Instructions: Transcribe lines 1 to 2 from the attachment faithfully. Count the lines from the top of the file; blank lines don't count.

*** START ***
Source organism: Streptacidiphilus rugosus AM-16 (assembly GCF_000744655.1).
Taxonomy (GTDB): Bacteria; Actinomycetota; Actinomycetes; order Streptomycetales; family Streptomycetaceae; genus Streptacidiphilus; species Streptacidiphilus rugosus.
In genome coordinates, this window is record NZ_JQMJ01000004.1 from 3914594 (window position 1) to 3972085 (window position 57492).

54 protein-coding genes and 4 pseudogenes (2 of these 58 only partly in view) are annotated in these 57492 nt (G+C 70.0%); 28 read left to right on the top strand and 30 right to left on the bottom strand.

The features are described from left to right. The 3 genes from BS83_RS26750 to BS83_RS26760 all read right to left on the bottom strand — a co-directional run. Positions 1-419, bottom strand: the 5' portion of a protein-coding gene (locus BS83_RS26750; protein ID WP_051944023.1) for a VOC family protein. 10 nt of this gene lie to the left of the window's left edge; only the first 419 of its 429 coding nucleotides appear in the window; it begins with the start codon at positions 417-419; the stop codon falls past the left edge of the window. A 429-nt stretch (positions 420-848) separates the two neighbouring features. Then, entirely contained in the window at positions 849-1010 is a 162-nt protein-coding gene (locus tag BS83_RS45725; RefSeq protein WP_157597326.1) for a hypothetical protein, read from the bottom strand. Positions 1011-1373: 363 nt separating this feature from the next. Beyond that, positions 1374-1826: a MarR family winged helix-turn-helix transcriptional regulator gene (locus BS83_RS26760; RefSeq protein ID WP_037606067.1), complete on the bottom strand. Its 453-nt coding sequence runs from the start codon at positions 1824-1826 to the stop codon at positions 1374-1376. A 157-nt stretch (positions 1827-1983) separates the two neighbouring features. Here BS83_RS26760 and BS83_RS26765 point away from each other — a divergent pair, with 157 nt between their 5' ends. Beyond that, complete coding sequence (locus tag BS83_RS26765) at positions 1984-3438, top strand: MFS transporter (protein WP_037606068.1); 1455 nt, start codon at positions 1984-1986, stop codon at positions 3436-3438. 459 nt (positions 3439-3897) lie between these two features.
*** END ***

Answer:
Source organism: Streptacidiphilus rugosus AM-16 (assembly GCF_000744655.1).
Taxonomy (GTDB): Bacteria; Actinomycetota; Actinomycetes; order Streptomycetales; family Streptomycetaceae; genus Streptacidiphilus; species Streptacidiphilus rugosus.